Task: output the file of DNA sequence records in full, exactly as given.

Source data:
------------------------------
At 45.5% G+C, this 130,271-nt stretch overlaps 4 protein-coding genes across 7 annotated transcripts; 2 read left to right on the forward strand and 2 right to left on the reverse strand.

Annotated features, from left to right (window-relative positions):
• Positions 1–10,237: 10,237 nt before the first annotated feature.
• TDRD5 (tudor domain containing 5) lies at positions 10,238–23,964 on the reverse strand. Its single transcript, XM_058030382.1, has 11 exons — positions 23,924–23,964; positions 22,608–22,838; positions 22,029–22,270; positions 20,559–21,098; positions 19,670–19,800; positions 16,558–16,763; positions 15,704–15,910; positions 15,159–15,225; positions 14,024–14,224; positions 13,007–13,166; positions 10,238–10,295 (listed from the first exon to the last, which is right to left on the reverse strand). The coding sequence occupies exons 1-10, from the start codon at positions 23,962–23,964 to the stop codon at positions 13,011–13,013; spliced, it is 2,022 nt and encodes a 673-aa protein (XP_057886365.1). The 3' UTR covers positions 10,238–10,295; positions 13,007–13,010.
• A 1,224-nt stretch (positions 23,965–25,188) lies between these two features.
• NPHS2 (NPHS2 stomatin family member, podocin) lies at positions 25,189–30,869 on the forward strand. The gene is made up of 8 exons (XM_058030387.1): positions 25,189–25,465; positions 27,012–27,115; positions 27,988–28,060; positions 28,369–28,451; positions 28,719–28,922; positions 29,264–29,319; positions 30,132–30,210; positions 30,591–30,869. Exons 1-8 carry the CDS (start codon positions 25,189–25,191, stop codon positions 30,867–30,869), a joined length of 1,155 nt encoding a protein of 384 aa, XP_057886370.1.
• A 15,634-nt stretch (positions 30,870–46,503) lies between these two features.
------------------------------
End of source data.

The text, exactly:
At 45.5% G+C, this 130,271-nt stretch overlaps 4 protein-coding genes across 7 annotated transcripts; 2 read left to right on the forward strand and 2 right to left on the reverse strand.

Annotated features, from left to right (window-relative positions):
• Positions 1–10,237: 10,237 nt before the first annotated feature.
• TDRD5 (tudor domain containing 5) lies at positions 10,238–23,964 on the reverse strand. Its single transcript, XM_058030382.1, has 11 exons — positions 23,924–23,964; positions 22,608–22,838; positions 22,029–22,270; positions 20,559–21,098; positions 19,670–19,800; positions 16,558–16,763; positions 15,704–15,910; positions 15,159–15,225; positions 14,024–14,224; positions 13,007–13,166; positions 10,238–10,295 (listed from the first exon to the last, which is right to left on the reverse strand). The coding sequence occupies exons 1-10, from the start codon at positions 23,962–23,964 to the stop codon at positions 13,011–13,013; spliced, it is 2,022 nt and encodes a 673-aa protein (XP_057886365.1). The 3' UTR covers positions 10,238–10,295; positions 13,007–13,010.
• A 1,224-nt stretch (positions 23,965–25,188) lies between these two features.
• NPHS2 (NPHS2 stomatin family member, podocin) lies at positions 25,189–30,869 on the forward strand. The gene is made up of 8 exons (XM_058030387.1): positions 25,189–25,465; positions 27,012–27,115; positions 27,988–28,060; positions 28,369–28,451; positions 28,719–28,922; positions 29,264–29,319; positions 30,132–30,210; positions 30,591–30,869. Exons 1-8 carry the CDS (start codon positions 25,189–25,191, stop codon positions 30,867–30,869), a joined length of 1,155 nt encoding a protein of 384 aa, XP_057886370.1.
• A 15,634-nt stretch (positions 30,870–46,503) lies between these two features.